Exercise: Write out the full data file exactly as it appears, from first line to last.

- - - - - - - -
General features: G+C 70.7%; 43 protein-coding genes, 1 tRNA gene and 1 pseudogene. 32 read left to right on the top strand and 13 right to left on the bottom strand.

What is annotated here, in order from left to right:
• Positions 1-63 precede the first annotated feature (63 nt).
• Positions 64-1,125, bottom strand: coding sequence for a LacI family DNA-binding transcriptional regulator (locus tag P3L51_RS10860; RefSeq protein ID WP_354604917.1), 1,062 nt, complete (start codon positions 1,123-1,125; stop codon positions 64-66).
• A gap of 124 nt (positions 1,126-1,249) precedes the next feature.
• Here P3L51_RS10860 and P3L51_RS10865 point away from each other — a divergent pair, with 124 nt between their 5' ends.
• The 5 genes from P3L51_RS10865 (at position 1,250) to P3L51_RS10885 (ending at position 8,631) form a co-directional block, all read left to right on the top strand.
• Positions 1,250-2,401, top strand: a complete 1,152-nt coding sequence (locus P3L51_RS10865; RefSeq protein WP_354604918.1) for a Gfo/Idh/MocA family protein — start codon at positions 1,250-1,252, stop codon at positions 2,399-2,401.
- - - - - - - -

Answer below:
General features: G+C 70.7%; 43 protein-coding genes, 1 tRNA gene and 1 pseudogene. 32 read left to right on the top strand and 13 right to left on the bottom strand.

What is annotated here, in order from left to right:
• Positions 1-63 precede the first annotated feature (63 nt).
• Positions 64-1,125, bottom strand: coding sequence for a LacI family DNA-binding transcriptional regulator (locus tag P3L51_RS10860; RefSeq protein ID WP_354604917.1), 1,062 nt, complete (start codon positions 1,123-1,125; stop codon positions 64-66).
• A gap of 124 nt (positions 1,126-1,249) precedes the next feature.
• Here P3L51_RS10860 and P3L51_RS10865 point away from each other — a divergent pair, with 124 nt between their 5' ends.
• The 5 genes from P3L51_RS10865 (at position 1,250) to P3L51_RS10885 (ending at position 8,631) form a co-directional block, all read left to right on the top strand.
• Positions 1,250-2,401, top strand: a complete 1,152-nt coding sequence (locus P3L51_RS10865; RefSeq protein WP_354604918.1) for a Gfo/Idh/MocA family protein — start codon at positions 1,250-1,252, stop codon at positions 2,399-2,401.